JERUSALEM - Two thousand years after they were written and decades after they were found in desert caves, some of the world-famous Dead Sea Scrolls went online for the first time yesterday in a project launched by Israel’s national museum and
The appearance of five of the most important Dead Sea scrolls on the Internet is part of a broader attempt by the custodians of the manuscripts - who were once criticized for allowing them to be monopolized by a few scholars - to make them available to anyone with a computer. The scrolls include the biblical Book of Isaiah, the manuscript known as the Temple Scroll, and three others. Surfers can search high-resolution images of the scrolls for specific passages, zoom in, and translate verses into English.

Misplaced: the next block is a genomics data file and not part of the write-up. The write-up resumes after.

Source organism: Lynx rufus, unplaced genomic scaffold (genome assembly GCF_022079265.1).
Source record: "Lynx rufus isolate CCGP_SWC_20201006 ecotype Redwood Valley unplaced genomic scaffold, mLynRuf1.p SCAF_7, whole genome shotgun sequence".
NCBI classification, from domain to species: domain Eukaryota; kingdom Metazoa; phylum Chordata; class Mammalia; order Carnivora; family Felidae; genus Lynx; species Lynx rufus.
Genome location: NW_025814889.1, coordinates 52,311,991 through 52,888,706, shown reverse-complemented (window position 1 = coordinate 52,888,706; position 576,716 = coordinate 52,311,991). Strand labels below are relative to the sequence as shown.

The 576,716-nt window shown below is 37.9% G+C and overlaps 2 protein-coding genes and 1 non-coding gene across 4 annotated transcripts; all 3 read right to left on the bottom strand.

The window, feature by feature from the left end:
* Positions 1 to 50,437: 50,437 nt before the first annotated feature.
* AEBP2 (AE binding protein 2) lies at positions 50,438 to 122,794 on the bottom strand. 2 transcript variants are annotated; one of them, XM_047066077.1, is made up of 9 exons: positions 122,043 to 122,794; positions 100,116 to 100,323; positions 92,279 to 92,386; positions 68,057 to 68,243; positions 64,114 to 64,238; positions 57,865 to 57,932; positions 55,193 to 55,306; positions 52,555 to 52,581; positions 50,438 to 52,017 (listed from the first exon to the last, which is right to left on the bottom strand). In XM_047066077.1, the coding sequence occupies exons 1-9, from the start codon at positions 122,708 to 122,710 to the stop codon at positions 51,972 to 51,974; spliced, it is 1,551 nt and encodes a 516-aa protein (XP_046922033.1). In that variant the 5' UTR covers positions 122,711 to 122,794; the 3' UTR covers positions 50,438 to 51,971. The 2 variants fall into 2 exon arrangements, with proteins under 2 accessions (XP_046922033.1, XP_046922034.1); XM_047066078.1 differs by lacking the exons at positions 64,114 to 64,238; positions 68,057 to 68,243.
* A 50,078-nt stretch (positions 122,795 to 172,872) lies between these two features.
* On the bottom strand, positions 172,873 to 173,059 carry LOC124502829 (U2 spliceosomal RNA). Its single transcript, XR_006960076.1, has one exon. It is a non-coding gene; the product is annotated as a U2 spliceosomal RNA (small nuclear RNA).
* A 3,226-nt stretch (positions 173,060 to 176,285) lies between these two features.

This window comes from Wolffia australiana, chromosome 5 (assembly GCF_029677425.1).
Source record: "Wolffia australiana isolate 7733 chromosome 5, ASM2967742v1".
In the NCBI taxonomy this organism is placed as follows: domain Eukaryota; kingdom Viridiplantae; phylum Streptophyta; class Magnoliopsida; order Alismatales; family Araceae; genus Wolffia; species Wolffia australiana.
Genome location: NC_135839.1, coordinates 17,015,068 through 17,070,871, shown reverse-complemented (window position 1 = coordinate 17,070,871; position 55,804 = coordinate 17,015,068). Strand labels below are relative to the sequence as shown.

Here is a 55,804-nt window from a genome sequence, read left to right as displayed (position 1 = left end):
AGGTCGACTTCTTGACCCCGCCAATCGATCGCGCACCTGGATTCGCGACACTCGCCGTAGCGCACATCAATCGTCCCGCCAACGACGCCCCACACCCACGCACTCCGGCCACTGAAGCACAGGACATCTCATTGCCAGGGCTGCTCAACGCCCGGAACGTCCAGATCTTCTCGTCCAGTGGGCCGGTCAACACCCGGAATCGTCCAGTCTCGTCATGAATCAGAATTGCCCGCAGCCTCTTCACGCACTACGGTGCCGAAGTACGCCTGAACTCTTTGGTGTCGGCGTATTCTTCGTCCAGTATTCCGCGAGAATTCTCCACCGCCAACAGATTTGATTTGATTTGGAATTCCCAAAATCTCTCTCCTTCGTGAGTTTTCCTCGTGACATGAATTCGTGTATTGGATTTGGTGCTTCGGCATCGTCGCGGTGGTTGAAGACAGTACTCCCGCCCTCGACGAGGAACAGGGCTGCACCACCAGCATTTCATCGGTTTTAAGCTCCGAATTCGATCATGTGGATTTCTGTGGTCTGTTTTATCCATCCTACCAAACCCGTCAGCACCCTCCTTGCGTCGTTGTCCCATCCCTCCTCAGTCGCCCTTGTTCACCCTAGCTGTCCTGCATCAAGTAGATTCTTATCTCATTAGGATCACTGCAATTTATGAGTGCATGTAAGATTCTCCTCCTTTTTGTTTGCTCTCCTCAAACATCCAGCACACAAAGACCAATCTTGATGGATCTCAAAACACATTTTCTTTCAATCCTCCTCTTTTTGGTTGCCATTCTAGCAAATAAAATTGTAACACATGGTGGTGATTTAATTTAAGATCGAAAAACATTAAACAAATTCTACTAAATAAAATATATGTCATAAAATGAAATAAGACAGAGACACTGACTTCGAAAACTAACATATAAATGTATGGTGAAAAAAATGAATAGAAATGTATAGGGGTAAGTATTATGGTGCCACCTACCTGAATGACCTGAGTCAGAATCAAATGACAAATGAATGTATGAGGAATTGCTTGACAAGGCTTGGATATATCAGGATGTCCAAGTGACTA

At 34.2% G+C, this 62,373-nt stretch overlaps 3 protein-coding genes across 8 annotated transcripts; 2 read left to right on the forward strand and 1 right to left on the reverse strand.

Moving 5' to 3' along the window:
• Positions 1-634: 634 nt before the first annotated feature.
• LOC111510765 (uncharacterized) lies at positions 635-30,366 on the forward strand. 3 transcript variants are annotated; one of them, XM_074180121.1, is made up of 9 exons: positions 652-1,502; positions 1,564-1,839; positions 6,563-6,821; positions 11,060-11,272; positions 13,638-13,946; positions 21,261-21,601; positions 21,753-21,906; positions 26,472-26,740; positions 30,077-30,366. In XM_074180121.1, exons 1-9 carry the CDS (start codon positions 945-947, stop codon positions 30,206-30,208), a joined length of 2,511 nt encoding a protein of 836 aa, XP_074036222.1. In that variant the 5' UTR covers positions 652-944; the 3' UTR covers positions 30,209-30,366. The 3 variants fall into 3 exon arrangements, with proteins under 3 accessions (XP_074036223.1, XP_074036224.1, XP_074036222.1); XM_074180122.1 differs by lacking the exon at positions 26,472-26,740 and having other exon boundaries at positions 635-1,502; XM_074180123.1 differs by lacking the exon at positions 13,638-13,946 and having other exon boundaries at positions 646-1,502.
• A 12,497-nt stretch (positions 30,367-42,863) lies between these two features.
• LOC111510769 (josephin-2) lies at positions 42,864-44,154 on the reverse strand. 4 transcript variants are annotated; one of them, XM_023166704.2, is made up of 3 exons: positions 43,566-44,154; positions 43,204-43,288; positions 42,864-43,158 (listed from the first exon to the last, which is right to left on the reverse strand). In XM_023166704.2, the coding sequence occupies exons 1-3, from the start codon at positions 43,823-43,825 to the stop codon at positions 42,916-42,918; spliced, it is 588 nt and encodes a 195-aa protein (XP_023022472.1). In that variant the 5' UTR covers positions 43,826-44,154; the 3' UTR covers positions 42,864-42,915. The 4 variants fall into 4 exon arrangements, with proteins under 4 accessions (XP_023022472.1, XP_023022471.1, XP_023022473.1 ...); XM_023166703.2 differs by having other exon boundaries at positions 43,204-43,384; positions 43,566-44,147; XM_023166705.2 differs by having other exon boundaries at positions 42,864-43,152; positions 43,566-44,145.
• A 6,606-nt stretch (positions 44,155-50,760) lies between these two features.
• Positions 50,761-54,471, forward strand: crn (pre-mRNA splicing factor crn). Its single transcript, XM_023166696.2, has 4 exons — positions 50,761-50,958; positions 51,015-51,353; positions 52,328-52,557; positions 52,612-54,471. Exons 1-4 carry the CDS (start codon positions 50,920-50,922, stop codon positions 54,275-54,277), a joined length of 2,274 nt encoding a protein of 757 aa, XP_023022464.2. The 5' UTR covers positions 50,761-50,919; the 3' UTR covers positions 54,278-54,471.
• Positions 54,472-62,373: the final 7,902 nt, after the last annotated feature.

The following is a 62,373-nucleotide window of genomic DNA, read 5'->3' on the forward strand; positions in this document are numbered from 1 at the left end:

The originals are kept in a secured vault in a Jerusalem building constructed specifically to house the scrolls. Access requires at least three different keys, a magnetic card, and a secret code.
The five scrolls are among those purchased by Israeli researchers between 1947 and 1967 from antiquities dealers, having first been found by Bedouin shepherds in the Judean Desert.
The scrolls, considered by many to be the most significant archaeological find of the 20th century, are thought to have been written or collected by an ascetic Jewish sect that fled Jerusalem 2,000 years ago and settled at Qumran, on the banks of the Dead Sea.
The hundreds of manuscripts that survived, partially or in full, in caves near the site, have shed light on the development of the Hebrew Bible and the origins of Christianity.